Friday, October 26, 2007

Craig Murphey Memorial Fundraiser Royal Oak WBurg BK Tonight

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I wanted to take tonight's party post and dedicate it to an event happening in my current home, Williamsburg Brooklyn. It's the First Annual Craig Murphey Memorial Fundraiser, happening at Royal Oak (11th and Union Ave.) tonight from 11-4am, dedicated to remembering and honoring the life of this young man who was taken far too soon in a bike accident not far from here. I never met him, but I've been incredibly moved by the story and the outpouring of love for him, he has clearly touched the lives of many many people, including some who are friends of Pound for Pound. I am going to repost the message that organizers Finger On The Pulse sent out for the event, as well as a letter from the director of the West Harlem Action Network Against Poverty that includes info on donating money to the group. I hope that all readers will send a few dollars to WHANAP, a wonderful organization fighting to make this city fairer and more just. For those in Brooklyn, head to Royal Oak for a celebration of CM's life with the Finger On The Pulse bols and Lauren Flax from White Lightning, all proceeds go to WHANAP, no cover.

-As many of you know, one of our close friends Craig Murphey was killed early last Thursday morning on his bike. He was one of the most passionate, devoted and caring human beings we have ever met. He lived each day to its fullest and would take time for his best friend or a perfect stranger if they needed someone to talk to.

While we are still dealing with the loss of one of the most amazing people we have ever met, we know that Craig would not want us crying about him, but instead celebrating his life (with our arms and fists waving wildly above our heads!) This Friday night at Royal Oak, we are going to celebrate the man we remember with his unique dance moves and his joy for being around the people he loved.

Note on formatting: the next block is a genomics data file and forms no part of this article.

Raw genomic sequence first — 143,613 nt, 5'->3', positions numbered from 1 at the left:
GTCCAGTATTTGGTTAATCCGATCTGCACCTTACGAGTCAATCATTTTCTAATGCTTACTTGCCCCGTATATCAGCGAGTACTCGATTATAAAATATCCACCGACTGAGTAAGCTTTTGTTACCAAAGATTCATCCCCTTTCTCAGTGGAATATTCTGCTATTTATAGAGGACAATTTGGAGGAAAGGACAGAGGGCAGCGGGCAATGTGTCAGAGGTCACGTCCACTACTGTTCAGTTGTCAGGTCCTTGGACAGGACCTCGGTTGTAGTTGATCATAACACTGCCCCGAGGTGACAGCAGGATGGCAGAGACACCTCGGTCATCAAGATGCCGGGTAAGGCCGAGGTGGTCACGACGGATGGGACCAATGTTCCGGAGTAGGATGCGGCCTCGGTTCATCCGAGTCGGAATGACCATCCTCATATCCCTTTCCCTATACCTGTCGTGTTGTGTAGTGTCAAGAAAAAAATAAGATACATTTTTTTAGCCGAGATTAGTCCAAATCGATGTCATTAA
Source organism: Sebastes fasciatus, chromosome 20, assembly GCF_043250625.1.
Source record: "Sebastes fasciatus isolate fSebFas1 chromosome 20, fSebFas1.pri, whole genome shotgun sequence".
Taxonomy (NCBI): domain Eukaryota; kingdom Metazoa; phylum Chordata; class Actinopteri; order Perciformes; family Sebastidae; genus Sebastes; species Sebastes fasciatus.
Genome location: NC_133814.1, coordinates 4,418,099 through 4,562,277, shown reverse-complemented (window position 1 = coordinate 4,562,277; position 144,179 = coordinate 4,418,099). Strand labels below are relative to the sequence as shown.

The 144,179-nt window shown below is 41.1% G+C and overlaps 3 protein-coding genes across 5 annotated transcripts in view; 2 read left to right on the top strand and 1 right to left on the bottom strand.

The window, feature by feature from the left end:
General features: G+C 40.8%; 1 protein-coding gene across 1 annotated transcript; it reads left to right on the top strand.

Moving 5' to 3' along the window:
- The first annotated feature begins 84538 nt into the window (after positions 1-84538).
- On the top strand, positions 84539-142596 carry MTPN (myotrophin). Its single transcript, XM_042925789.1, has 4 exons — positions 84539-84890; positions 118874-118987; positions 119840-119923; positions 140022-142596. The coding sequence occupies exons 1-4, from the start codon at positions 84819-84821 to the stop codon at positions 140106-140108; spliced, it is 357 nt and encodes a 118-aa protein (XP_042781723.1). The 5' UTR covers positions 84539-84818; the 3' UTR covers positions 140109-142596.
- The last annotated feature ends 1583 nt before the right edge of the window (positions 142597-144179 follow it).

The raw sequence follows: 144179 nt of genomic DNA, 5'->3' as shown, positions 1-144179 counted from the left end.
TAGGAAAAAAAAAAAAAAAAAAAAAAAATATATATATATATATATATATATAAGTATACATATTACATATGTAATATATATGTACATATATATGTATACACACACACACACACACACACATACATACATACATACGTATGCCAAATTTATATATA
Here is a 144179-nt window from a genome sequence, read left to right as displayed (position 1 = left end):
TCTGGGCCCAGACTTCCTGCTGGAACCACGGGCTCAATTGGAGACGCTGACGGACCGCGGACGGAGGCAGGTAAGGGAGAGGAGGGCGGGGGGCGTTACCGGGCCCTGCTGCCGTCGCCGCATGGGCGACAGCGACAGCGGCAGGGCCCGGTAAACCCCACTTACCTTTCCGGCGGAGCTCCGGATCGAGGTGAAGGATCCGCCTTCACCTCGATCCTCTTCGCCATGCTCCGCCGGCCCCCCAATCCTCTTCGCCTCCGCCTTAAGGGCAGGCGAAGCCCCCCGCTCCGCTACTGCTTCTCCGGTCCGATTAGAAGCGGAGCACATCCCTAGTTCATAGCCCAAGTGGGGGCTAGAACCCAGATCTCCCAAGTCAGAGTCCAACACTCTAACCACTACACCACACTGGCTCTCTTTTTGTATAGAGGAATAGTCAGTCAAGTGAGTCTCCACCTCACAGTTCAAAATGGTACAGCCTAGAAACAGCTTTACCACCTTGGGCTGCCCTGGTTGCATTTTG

We will be holding the first annual Craig Murphey Memorial Party Fund Raiser to raise money for Craig’s charity work, West Harlem Action Network Against Poverty. Below the flyer we have attached a letter from the Cathedral Craig worked out of which has more information on his life work and on how to donate if you cannot attend the memorial.

Craig was one of the best of us and, as someone put it this weekend, he was just too good for this world. We miss him so much and look forward to celebrating his life this Friday and for many years to come.

Craig Murphey Memorial Fundraiser
Friday Oct 26 @ Royal Oak
All proceeds go to WHANAP

-Craig started working at the Cathedral in November of 2003 as a VISTA volunteer for CCC. He was 22 years old, just out of college, and excited about the chance to live in the very “heart” where everything happens. His task was to strengthen the work of the Upper West Side Colloquium Against Poverty, which consisted of about 5 emergency food providers in the Morningside Heights/West Harlem area. The group wanted to have a VISTA volunteer coordinate its efforts. It was important that the group met regularly, that there were minutes, and an agenda, not just a lot of discussion about poverty. As soon as Craig started his work with the group, membership expanded and the group was able to accomplish a number of projects: a membership agreement and mission statement (as well as the changing of the group’s name to “West Harlem Action Network Against Poverty, or WHANAP), the publication of a resource guide, the sharing of a web database, and a Community Supported Agriculture Project, better known as the “West Harlem CSA.”